A Conservative candidate has broken ranks to talk up the possibility of a coalition between the Tories and Labour.
Sarah Wollaston, the chair of the Commons health committee, said a so-called grand coalition had worked for Germany.
It comes as Britain prepares for another hung parliament where no party wins an outright majority.
A "grand coalition" happens when the two biggest political parties unite together. In Germany, Angela Merkel's centre-right CDU holds power with the centre-left Social Democrats.
But the idea would be horrifying to many grassroots Labour and Tory activists and officially both parties are ruling it out.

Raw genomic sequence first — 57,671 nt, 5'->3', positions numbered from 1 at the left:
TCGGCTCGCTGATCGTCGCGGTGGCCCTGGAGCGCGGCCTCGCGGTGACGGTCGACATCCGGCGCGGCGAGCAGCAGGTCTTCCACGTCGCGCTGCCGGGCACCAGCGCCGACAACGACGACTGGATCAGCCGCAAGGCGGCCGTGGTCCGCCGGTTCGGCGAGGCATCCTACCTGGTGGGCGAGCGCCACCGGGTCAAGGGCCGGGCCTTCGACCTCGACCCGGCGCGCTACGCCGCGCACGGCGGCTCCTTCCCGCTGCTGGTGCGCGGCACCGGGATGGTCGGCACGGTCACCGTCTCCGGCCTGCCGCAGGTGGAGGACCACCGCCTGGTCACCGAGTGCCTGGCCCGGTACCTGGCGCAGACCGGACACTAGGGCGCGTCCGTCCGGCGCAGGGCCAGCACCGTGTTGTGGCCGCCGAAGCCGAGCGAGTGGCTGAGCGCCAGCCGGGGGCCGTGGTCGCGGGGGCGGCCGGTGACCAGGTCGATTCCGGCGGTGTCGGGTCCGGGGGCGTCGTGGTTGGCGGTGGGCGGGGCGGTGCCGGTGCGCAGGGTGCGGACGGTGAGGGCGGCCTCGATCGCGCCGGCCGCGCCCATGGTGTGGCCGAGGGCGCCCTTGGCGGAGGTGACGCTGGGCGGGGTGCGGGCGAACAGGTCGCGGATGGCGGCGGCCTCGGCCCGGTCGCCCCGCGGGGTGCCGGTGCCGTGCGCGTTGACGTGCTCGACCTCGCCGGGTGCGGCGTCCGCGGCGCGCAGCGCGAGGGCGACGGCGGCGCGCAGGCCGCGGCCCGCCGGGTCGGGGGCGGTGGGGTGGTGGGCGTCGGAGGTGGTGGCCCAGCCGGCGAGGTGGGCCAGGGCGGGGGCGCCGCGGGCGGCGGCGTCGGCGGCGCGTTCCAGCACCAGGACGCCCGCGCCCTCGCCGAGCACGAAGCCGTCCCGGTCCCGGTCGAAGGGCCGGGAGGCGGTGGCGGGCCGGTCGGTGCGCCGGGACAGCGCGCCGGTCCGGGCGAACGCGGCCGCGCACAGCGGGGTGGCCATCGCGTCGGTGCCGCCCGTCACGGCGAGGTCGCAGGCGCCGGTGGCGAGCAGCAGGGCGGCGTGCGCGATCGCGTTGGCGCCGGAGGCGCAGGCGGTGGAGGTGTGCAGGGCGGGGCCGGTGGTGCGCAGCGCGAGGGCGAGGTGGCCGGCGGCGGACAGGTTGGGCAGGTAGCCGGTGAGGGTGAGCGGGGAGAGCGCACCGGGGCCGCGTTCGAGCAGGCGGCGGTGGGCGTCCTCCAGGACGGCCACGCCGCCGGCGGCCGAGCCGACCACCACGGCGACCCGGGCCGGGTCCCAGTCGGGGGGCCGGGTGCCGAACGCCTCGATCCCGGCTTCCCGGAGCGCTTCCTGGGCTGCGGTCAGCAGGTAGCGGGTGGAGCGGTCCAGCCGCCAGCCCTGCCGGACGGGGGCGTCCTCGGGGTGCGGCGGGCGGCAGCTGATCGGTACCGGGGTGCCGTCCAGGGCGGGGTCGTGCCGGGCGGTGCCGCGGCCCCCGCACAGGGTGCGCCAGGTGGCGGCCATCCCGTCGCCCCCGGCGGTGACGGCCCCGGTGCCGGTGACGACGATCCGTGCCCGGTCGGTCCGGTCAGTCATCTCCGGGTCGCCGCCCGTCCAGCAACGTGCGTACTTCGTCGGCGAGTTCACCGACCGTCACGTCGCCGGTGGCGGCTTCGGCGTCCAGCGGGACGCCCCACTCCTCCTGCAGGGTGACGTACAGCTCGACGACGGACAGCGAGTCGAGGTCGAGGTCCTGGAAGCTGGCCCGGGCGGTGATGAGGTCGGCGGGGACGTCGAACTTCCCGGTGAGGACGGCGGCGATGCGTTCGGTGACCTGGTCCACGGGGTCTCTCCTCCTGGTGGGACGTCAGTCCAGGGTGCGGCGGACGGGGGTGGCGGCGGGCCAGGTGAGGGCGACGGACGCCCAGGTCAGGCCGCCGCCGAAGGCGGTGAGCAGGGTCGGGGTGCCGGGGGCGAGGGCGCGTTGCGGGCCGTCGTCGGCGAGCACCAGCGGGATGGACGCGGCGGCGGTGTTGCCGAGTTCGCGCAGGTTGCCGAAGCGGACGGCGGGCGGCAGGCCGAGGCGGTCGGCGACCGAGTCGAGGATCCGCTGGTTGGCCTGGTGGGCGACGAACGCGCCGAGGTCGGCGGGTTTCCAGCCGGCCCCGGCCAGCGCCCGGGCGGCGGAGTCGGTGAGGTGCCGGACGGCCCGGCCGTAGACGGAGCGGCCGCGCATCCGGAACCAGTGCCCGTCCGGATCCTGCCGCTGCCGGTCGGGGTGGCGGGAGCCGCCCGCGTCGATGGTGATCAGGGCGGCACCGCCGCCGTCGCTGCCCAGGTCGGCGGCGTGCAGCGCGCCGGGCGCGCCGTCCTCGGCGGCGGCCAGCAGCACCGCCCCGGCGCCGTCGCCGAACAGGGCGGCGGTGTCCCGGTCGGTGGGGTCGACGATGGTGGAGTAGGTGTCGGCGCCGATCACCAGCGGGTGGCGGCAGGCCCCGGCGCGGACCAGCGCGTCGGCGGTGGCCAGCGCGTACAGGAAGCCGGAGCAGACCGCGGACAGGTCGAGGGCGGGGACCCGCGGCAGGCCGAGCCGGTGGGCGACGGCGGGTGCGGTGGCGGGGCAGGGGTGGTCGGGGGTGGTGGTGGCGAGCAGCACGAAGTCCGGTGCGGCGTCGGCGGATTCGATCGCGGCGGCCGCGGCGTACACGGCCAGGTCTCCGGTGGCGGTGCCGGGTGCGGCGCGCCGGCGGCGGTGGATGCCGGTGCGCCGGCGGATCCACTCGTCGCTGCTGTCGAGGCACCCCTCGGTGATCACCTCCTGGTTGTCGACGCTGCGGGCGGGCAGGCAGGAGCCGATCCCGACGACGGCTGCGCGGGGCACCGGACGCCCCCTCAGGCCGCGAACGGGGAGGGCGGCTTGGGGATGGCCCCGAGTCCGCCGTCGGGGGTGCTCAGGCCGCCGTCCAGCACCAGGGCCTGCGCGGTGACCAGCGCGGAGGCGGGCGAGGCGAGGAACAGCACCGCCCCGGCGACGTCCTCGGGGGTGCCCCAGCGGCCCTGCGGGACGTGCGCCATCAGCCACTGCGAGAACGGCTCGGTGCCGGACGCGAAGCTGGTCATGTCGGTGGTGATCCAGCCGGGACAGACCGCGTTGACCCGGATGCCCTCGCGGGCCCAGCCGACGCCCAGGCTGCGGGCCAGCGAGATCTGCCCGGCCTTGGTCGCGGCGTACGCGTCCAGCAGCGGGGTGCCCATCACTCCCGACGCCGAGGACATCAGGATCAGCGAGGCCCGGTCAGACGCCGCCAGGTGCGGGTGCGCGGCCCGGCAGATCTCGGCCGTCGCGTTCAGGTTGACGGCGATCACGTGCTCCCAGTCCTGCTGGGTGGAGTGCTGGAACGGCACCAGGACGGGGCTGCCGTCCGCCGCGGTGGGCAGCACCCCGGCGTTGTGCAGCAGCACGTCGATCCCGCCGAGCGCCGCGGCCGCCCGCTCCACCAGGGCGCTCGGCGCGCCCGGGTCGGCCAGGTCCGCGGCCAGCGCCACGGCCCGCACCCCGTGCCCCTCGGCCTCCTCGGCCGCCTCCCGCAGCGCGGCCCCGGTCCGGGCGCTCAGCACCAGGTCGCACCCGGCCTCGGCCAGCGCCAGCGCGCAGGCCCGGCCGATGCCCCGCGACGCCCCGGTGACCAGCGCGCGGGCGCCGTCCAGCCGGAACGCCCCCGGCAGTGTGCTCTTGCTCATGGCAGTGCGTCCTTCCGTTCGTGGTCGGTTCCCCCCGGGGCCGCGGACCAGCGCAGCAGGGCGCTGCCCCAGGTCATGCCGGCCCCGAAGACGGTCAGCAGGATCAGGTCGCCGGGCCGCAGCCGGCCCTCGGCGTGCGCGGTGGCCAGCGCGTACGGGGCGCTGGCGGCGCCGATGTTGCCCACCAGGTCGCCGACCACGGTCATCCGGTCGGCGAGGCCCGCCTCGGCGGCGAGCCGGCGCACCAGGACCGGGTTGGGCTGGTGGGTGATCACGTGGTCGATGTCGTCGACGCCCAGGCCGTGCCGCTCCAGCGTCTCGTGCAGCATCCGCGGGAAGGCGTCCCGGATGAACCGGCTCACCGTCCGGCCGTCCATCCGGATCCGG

Pressed on whether she was explicitly endorsing a Tory-Labour deal, Wollaston said: "Why not?"
Wollaston, who is standing for re-election in Totnes, is not the first politician to publicly ponder such a coalition.
In March, former Tory chairman Lord Baker said a grand coalition might be the only way to stop the SNP gaining power and threatening the unity of the UK.
"It would be possible to find areas of agreement – defence, counter-terrorism, infrastructure investment in schools, road, rail and in the reform of skills training and energy," he said.
Lib Dem business secretary Vince Cable has also suggested that the Tories and Labour could work together.
He said in January that "'it's one of the possibilities we should be preparing for".
Labour MP Gisela Stuart also said her party should consider a deal, telling the Financial Times in March: "If on 8 May you had a position where Labour had more seats than the Tories but not enough to form a government – but the Tories had more votes than Labour – I think you should not dismiss the possibility of a grand coalition in terms of regrouping of the main [parties]."